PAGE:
Nation-building in the Post-Soviet Borderlands: The Politics of National Identities
Cambridge University Press, Sep 10, 1998 - Political Science - 293 pages
This book examines how national and ethnic identities are being reforged in the post-Soviet borderland states.
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Abkhazian According adopted amongst ancient argued Asia attempt authorities Baltic Belarus Belarusian borderland boundaries Cambridge cent Central Asian century citizens citizenship claim concept constitution continue created cultural diaspora discourse early economic elites empire established Estonia ethnic Europe example existence foreign Georgian given historians historiography homeland idea identity important independence Institute issue Kazaks Kazakstan Kiev language Latvia less linguistic living majority means minorities Moreover Moscow movements myths national identity nationalist nature official organisations origin Ossetian particular Party past period political population position post-Soviet practices present president Press question regard regime region relations remain republics result role rule Russian scholars secure sense social Soviet status Studies survey Tajiks territory tion titular nation traditional Ukraine Ukrainian Ukra´ny Union University Uzbek Uzbekistan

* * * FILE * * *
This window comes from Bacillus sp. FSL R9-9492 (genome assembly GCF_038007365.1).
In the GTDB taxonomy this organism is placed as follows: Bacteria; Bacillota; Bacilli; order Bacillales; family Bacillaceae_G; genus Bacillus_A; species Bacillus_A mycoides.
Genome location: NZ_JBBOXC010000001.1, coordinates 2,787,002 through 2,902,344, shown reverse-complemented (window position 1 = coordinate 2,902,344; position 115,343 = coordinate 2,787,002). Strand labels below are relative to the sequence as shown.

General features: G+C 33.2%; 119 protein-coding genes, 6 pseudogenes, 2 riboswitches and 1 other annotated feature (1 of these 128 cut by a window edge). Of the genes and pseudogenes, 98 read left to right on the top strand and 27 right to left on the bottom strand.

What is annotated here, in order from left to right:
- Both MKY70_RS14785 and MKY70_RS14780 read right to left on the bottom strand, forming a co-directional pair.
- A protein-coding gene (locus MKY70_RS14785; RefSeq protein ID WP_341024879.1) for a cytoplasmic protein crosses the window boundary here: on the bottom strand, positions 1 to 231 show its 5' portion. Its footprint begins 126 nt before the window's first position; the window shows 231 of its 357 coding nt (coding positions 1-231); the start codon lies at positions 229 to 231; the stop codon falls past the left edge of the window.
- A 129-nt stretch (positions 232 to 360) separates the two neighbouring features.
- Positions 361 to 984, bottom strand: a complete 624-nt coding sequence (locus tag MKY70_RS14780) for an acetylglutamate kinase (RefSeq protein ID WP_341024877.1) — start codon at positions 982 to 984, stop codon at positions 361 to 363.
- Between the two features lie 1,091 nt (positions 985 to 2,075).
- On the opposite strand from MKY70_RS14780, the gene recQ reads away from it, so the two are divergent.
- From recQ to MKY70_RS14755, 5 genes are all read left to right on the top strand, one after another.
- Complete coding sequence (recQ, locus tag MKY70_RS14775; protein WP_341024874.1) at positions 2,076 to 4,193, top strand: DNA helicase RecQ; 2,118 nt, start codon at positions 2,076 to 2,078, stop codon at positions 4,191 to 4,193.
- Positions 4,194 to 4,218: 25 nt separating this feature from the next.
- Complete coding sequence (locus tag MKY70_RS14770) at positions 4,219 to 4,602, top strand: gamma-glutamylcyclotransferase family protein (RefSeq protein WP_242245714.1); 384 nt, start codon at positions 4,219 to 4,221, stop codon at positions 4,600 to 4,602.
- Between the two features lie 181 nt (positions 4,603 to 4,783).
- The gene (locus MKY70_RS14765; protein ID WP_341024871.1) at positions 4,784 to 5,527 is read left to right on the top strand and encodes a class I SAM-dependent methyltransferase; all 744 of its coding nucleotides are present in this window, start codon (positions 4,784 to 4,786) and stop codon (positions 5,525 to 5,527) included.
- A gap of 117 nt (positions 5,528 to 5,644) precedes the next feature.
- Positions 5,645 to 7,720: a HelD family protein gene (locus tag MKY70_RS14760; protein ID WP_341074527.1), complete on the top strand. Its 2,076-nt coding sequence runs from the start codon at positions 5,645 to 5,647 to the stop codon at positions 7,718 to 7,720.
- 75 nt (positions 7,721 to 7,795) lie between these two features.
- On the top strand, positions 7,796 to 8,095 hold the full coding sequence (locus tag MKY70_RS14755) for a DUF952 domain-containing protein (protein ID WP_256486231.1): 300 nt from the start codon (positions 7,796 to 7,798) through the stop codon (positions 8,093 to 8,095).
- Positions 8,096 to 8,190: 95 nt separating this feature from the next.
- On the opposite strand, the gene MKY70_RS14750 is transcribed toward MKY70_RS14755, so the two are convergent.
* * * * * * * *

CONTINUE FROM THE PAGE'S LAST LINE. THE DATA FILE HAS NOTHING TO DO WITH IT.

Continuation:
Page 11 - The . . . hybrid is not only double-voiced and double-accented . . . but is also double-languaged; for in it there are not only (and not even so much) two individual consciousnesses, two voices, two accents, as there are [doublings of] socio-linguistic, consciousnesses, two epochs . . . that come together and consciously fight it out on the territory of the utterance.
Page 14 - fundamentals' of culture and identity. And, as such, it is about sustaining cultural boundaries and boundedness. To belong in this way is to protect exclusive, and therefore excluding, identities against those who are seen as aliens and foreigners. The 'Other' is always and continuously a threat to the security and integrity of those who share a common home.
Page 17 - In both literature and politics the post-colonial drive towards identity centres around language, partly because in postmodernity identity is barely available elsewhere. For the post-colonial to speak or write in the imperial tongues is to call forth a problem of identity, to be thrown into mimicry and ambivalence.